Salt Cod

salt cod with parsnipsI was so excited to see a small wooden box of salt cod fillets at a supermarket a few weeks ago. I had no idea what to do with it but knew I’d find recipes in 18th-century cookbooks, since cod was ubiquitous in colonial times.

Enormous cod populations were what first drew Europeans to America, according to Mark Kurlansky, author of Cod: A Biography of the Fish That Changed the World.  As Francis Higginson, the first minister of Salem, Massachusetts, wrote in 1630:

The aboundance of Sea-Fish are almost beyond beleeving, and sure I whould scarce have beleeved it except I had seene it with mine owns eyes. Continue reading

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Fruit Shrubs

shrub with seltzer

I apologize to my readers for being away from the blog universe for a few weeks. I was in Orlando, Florida, having a decidedly non-colonial experience with my family at the Harry Potter theme park. I was also letting my shrubs age and mellow.

Shrubs, also known as “drinking vinegars,” are syrups made from fruit (usually berries), vinegar, and sugar, which are then combined with water, wine, or spirits to make a refreshing, tart summer drink. An easy way to preserve fruits in the days before refrigeration, shrubs date back to 17th century England and were popular thirst-quenchers in colonial America. Continue reading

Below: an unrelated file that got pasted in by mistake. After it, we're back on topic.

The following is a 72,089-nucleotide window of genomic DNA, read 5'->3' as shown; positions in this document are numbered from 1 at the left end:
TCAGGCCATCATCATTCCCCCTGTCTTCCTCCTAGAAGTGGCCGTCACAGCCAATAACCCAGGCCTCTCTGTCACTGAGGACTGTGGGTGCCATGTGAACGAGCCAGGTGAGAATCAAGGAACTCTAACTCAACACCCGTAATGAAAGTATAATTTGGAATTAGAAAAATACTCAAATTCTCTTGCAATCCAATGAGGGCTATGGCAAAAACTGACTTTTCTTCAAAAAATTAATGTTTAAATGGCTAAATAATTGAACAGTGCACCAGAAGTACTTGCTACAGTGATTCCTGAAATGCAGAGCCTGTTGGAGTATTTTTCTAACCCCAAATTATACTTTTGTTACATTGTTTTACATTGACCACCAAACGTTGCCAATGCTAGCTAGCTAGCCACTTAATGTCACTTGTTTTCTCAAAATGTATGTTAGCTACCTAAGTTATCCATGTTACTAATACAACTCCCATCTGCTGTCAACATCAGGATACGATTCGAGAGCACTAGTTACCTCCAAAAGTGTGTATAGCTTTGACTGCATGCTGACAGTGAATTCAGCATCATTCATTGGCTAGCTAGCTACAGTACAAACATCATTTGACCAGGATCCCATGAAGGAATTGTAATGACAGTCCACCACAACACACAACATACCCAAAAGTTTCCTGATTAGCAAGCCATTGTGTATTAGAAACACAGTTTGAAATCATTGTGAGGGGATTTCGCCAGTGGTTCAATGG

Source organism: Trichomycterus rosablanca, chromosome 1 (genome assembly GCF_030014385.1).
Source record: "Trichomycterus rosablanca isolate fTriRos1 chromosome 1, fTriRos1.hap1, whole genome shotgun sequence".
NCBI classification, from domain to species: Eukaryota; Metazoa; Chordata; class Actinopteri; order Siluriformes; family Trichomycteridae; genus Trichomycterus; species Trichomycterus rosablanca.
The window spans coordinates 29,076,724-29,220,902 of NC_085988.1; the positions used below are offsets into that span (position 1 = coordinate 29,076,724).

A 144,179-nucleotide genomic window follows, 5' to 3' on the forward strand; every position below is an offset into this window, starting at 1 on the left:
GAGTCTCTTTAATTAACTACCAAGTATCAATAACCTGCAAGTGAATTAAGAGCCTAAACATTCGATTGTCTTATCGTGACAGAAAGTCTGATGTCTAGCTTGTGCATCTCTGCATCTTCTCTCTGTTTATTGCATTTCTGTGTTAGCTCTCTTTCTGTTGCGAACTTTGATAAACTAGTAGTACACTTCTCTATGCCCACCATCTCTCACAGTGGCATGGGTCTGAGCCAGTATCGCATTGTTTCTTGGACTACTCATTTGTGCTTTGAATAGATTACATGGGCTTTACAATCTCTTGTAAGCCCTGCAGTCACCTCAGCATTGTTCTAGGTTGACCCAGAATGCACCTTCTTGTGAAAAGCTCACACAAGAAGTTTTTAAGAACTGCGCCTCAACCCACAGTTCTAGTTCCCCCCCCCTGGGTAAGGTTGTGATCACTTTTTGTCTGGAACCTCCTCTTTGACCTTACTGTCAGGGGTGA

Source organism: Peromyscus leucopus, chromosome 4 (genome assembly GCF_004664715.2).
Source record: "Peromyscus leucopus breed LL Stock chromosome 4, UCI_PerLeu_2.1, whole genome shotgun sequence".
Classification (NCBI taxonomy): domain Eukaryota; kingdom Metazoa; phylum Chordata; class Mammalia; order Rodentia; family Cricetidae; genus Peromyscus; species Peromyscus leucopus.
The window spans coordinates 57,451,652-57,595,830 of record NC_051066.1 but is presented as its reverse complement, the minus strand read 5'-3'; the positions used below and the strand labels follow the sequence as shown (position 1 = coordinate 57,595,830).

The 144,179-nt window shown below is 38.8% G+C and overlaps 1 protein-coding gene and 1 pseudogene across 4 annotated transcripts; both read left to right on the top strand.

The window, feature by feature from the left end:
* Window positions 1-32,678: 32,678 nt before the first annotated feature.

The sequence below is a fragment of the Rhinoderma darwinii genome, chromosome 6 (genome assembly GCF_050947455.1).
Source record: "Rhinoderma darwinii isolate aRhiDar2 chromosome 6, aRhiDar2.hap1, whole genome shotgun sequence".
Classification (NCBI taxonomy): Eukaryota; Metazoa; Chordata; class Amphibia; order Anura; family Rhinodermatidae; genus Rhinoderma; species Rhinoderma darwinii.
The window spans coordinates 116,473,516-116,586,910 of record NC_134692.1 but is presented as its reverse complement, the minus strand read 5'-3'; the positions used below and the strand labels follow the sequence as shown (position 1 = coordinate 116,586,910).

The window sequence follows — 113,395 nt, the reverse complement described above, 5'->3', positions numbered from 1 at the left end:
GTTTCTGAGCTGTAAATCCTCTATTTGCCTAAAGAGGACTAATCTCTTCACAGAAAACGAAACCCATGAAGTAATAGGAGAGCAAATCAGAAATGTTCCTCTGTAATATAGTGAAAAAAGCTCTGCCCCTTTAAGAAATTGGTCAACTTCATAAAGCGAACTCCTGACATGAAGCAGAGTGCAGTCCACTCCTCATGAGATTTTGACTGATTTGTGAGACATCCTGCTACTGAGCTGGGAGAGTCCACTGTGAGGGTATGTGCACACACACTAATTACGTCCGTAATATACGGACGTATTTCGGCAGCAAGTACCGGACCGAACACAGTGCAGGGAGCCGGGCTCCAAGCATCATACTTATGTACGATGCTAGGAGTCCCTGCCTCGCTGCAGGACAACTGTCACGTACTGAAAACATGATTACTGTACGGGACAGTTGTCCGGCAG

Open Hearth Cooking

hearth cookingI had seen open hearth cooking at several historic sites but never tried it, so I was really excited about Sarah Lohman’s hearth cooking class at the Old Stone House in Brooklyn last weekend, despite the 90-degree temperature. Sarah, a “historic gastronomist” and author of the fantastic blog Four Pounds Flour, taught a small group of us how to cook an 18th-century meal over an open fire and learn, as she put it, “primal cooking skills.”

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